The current state of (radical) pragmatics in the cognitive sciences

Mind and Language 17 (1-2):169–187 (2002)
This paper considers some issues for traditional and radical views of the semantic content of utterances. It suggests that, as the radical view denies that linguistic meaning solely determines explicit content, it is required to come up with an alternative account of content. We focus on cognitively oriented radical theories and argue that none of the current alternatives for delimiting content is adequate. An alternative radical account of content is sketched. We also consider Stanley's (2000) binding argument in support of the traditional view and suggest that it fails as it is based on an overly strong conception of binding in natural language.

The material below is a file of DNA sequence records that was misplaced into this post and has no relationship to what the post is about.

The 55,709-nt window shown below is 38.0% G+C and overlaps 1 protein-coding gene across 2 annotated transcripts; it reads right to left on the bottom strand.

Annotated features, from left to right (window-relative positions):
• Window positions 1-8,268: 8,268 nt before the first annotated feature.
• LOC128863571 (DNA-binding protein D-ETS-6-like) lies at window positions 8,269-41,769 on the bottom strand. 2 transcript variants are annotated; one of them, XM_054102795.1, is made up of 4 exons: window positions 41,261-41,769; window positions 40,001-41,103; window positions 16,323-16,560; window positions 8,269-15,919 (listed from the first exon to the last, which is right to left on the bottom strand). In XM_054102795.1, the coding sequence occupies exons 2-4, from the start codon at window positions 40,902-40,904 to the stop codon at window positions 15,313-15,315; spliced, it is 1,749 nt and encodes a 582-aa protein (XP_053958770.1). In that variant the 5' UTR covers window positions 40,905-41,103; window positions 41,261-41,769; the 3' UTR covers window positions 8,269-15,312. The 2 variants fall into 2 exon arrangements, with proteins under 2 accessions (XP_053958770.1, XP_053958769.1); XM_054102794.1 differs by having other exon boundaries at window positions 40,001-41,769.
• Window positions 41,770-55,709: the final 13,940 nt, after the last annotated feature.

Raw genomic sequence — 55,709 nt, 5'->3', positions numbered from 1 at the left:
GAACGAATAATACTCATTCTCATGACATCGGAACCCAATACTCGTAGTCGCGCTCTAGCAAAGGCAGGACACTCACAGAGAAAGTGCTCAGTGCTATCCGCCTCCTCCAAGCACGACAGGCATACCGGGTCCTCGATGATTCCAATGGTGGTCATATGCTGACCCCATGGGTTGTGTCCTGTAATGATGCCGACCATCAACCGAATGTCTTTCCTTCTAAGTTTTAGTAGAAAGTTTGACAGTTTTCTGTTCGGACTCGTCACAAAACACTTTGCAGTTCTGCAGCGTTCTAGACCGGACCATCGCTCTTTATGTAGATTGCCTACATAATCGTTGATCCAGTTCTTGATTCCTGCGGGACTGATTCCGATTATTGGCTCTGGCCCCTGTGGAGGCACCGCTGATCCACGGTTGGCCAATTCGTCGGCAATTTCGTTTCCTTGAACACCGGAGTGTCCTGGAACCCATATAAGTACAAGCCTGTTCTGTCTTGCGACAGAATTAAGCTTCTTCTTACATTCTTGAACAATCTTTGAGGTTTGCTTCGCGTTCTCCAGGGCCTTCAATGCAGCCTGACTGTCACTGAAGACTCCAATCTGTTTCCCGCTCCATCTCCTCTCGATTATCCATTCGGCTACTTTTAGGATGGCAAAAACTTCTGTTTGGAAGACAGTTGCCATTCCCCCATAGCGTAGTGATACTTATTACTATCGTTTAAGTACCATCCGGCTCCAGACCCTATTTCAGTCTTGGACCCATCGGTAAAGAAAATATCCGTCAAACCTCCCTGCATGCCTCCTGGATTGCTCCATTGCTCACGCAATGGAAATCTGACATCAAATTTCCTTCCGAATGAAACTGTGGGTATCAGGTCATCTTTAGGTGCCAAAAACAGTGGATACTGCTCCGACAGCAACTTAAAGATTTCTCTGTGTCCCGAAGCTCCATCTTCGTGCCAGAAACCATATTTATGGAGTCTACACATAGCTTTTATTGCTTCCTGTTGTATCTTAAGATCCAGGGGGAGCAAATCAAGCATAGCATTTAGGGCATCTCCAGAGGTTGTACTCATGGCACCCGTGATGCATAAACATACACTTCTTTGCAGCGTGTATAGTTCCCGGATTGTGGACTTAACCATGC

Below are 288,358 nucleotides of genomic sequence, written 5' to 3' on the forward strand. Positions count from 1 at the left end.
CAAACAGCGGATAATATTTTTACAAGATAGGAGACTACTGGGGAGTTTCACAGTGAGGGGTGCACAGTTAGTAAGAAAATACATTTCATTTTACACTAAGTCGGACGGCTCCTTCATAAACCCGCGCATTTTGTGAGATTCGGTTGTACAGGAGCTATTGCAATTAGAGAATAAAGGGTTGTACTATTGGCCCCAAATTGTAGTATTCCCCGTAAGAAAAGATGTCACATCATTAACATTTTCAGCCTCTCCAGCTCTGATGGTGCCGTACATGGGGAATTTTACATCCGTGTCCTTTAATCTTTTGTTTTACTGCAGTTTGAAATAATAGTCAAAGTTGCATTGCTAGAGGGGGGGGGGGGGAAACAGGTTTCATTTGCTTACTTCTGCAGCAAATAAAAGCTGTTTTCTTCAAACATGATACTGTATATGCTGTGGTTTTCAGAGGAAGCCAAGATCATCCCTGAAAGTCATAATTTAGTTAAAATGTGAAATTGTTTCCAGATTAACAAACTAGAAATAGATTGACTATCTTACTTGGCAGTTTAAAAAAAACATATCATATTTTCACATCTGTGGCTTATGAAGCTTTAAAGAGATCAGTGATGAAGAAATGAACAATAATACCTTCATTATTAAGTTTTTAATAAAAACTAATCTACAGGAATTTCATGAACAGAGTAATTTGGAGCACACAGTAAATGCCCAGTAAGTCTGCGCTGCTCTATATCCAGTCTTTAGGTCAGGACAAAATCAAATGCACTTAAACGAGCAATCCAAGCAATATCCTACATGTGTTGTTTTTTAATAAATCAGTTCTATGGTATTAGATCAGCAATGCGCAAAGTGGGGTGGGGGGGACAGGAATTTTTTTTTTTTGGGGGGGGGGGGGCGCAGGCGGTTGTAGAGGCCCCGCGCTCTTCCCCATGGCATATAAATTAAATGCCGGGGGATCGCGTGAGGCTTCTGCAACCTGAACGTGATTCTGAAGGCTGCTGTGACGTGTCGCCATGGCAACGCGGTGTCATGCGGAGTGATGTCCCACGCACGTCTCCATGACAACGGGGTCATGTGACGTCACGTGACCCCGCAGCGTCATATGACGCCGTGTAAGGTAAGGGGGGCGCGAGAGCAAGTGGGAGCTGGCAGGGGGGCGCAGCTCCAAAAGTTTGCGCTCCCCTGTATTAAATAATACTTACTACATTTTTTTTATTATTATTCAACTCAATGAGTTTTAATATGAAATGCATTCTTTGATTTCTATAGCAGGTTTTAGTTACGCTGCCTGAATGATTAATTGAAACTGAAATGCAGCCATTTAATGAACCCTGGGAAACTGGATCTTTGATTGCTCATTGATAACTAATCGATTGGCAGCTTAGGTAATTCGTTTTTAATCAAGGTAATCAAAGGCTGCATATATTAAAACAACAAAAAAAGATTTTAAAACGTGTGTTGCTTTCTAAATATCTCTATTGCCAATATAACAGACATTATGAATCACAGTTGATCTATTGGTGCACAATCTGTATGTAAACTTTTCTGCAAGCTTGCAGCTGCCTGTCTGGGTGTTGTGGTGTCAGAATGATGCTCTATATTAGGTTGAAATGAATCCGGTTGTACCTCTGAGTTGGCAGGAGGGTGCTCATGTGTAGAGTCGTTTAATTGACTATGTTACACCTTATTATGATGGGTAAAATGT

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DOI 10.1111/1468-0017.00194
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Communication and Folk Psychology.Richard Breheny - 2006 - Mind and Language 21 (1):74-107.

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